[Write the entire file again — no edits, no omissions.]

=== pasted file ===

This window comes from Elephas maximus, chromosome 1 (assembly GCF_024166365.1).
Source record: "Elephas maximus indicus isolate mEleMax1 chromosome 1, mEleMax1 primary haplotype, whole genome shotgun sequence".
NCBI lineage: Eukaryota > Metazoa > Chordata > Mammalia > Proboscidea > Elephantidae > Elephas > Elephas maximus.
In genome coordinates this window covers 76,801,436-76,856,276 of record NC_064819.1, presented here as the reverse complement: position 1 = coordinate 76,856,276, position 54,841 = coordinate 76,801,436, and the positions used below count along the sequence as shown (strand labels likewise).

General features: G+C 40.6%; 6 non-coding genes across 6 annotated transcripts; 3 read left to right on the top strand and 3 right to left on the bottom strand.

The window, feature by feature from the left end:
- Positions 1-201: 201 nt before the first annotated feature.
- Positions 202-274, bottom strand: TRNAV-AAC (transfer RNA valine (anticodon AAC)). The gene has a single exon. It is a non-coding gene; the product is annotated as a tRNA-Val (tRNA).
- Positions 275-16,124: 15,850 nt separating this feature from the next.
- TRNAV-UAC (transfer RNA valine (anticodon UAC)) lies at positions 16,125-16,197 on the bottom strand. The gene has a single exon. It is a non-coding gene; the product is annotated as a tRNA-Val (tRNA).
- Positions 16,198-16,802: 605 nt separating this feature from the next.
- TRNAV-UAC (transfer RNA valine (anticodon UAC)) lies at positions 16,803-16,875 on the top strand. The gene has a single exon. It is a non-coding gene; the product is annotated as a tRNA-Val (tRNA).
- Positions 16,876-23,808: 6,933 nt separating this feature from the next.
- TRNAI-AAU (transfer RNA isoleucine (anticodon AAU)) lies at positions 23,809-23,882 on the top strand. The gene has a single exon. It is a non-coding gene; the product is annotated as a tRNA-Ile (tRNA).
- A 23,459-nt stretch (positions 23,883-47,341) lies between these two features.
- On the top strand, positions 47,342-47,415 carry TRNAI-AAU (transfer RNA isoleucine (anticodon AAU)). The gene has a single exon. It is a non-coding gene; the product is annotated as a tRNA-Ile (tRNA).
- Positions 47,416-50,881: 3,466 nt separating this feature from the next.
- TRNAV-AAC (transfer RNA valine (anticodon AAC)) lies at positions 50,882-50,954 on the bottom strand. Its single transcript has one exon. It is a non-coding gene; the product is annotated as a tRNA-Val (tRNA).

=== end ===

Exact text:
This window comes from Elephas maximus, chromosome 1 (assembly GCF_024166365.1).
Source record: "Elephas maximus indicus isolate mEleMax1 chromosome 1, mEleMax1 primary haplotype, whole genome shotgun sequence".
NCBI lineage: Eukaryota > Metazoa > Chordata > Mammalia > Proboscidea > Elephantidae > Elephas > Elephas maximus.
In genome coordinates this window covers 76,801,436-76,856,276 of record NC_064819.1, presented here as the reverse complement: position 1 = coordinate 76,856,276, position 54,841 = coordinate 76,801,436, and the positions used below count along the sequence as shown (strand labels likewise).

General features: G+C 40.6%; 6 non-coding genes across 6 annotated transcripts; 3 read left to right on the top strand and 3 right to left on the bottom strand.

The window, feature by feature from the left end:
- Positions 1-201: 201 nt before the first annotated feature.
- Positions 202-274, bottom strand: TRNAV-AAC (transfer RNA valine (anticodon AAC)). The gene has a single exon. It is a non-coding gene; the product is annotated as a tRNA-Val (tRNA).
- Positions 275-16,124: 15,850 nt separating this feature from the next.
- TRNAV-UAC (transfer RNA valine (anticodon UAC)) lies at positions 16,125-16,197 on the bottom strand. The gene has a single exon. It is a non-coding gene; the product is annotated as a tRNA-Val (tRNA).
- Positions 16,198-16,802: 605 nt separating this feature from the next.
- TRNAV-UAC (transfer RNA valine (anticodon UAC)) lies at positions 16,803-16,875 on the top strand. The gene has a single exon. It is a non-coding gene; the product is annotated as a tRNA-Val (tRNA).
- Positions 16,876-23,808: 6,933 nt separating this feature from the next.
- TRNAI-AAU (transfer RNA isoleucine (anticodon AAU)) lies at positions 23,809-23,882 on the top strand. The gene has a single exon. It is a non-coding gene; the product is annotated as a tRNA-Ile (tRNA).
- A 23,459-nt stretch (positions 23,883-47,341) lies between these two features.
- On the top strand, positions 47,342-47,415 carry TRNAI-AAU (transfer RNA isoleucine (anticodon AAU)). The gene has a single exon. It is a non-coding gene; the product is annotated as a tRNA-Ile (tRNA).
- Positions 47,416-50,881: 3,466 nt separating this feature from the next.
- TRNAV-AAC (transfer RNA valine (anticodon AAC)) lies at positions 50,882-50,954 on the bottom strand. Its single transcript has one exon. It is a non-coding gene; the product is annotated as a tRNA-Val (tRNA).